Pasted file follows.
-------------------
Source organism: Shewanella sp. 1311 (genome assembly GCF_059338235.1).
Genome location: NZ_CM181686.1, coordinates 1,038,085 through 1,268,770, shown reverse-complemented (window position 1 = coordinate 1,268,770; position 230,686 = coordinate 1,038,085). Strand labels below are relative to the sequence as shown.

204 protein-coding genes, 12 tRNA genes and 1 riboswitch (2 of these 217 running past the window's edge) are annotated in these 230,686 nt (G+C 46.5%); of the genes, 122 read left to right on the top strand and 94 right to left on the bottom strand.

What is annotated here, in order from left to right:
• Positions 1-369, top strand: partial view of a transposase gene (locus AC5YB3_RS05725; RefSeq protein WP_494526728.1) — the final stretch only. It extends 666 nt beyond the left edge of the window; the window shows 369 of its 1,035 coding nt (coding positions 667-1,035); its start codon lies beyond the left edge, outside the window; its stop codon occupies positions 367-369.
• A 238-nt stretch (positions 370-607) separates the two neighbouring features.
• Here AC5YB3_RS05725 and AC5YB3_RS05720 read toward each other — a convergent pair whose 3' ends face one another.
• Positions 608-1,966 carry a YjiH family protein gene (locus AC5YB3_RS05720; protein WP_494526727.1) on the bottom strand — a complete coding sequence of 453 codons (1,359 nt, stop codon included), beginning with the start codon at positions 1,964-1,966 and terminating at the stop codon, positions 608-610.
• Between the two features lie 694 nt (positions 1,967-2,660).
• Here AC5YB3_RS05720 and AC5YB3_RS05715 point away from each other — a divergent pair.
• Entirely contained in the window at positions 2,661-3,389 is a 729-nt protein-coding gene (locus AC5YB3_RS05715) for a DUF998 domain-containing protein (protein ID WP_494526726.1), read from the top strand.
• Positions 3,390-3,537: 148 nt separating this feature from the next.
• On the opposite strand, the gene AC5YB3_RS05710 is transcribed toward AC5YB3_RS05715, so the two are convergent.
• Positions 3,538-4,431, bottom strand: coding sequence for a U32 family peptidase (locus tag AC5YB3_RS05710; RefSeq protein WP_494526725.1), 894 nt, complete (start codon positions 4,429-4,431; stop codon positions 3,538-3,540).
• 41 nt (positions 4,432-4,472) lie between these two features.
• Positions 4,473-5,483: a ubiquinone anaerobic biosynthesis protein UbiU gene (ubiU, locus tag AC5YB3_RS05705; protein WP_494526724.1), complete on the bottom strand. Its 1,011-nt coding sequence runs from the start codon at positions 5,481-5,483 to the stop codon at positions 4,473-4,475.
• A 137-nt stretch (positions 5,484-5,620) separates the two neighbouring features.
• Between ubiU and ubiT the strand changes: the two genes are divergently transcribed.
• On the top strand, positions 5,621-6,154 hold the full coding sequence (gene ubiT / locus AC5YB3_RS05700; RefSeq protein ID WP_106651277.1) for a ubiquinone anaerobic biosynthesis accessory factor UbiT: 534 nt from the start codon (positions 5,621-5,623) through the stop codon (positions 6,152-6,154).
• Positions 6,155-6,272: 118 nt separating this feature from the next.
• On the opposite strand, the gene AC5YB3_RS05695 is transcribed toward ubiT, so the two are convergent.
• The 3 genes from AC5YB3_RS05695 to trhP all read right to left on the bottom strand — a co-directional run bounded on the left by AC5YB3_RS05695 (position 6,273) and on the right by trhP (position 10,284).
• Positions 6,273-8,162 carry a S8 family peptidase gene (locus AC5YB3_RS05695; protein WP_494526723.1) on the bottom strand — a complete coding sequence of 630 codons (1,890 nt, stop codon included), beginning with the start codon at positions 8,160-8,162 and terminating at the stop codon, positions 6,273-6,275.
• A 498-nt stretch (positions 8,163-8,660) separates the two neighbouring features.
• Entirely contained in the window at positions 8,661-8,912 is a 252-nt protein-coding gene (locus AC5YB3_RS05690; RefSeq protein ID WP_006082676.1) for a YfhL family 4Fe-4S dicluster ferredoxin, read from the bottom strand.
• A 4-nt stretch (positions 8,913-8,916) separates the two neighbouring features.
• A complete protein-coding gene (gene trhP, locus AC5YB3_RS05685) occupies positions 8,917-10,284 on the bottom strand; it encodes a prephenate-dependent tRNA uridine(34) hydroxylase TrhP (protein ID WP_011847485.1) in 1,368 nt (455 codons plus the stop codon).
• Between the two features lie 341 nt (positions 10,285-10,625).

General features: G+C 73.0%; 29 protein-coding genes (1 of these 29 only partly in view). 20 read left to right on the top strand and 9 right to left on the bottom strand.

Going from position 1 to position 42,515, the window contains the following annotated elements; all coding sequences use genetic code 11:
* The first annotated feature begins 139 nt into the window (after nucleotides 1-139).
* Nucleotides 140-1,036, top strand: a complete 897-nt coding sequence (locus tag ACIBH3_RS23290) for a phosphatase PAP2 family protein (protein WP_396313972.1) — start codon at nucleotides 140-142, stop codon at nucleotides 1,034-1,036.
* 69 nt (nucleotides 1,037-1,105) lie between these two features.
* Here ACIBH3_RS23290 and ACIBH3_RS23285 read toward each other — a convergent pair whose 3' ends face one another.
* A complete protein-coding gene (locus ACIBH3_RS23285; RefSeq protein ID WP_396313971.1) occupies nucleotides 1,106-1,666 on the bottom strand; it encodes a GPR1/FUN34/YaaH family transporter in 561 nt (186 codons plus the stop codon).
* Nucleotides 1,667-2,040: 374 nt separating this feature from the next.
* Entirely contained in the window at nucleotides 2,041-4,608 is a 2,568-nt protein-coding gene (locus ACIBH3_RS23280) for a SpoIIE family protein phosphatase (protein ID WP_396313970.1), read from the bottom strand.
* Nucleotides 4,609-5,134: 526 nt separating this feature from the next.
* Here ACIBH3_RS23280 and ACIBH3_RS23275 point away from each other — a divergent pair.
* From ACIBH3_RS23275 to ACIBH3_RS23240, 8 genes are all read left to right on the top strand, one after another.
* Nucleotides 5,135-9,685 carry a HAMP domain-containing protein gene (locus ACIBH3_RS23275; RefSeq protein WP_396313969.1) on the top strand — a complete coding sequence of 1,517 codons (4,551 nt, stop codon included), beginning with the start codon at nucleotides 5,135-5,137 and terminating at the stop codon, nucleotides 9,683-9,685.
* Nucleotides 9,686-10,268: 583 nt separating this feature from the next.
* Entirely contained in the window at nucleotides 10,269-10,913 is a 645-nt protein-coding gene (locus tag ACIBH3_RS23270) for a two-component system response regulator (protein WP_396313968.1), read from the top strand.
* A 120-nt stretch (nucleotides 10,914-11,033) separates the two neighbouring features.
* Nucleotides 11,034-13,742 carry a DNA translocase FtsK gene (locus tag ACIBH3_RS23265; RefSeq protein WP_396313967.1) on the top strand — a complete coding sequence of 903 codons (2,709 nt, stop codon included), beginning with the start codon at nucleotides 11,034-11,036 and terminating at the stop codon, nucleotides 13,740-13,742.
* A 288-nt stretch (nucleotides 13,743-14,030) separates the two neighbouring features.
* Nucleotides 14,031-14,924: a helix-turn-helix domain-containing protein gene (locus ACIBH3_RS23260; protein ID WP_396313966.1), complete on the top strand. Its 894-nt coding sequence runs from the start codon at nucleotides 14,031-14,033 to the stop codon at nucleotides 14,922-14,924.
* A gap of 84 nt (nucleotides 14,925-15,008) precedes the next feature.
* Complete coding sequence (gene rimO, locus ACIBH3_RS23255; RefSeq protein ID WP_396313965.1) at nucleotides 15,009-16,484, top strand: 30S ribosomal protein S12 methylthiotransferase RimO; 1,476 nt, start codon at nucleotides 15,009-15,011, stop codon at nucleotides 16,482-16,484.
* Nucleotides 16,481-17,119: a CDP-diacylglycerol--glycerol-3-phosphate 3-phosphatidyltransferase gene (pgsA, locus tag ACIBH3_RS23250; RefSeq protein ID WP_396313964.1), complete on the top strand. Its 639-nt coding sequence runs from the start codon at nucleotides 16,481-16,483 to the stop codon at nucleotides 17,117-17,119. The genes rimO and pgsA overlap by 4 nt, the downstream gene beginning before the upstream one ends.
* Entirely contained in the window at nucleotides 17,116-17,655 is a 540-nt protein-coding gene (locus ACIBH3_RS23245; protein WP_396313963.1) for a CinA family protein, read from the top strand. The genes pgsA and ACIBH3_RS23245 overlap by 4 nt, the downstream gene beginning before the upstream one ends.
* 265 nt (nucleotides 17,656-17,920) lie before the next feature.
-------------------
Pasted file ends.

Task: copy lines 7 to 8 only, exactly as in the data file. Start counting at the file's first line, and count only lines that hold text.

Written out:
• Here AC5YB3_RS05725 and AC5YB3_RS05720 read toward each other — a convergent pair whose 3' ends face one another.
• Positions 608-1,966 carry a YjiH family protein gene (locus AC5YB3_RS05720; protein WP_494526727.1) on the bottom strand — a complete coding sequence of 453 codons (1,359 nt, stop codon included), beginning with the start codon at positions 1,964-1,966 and terminating at the stop codon, positions 608-610.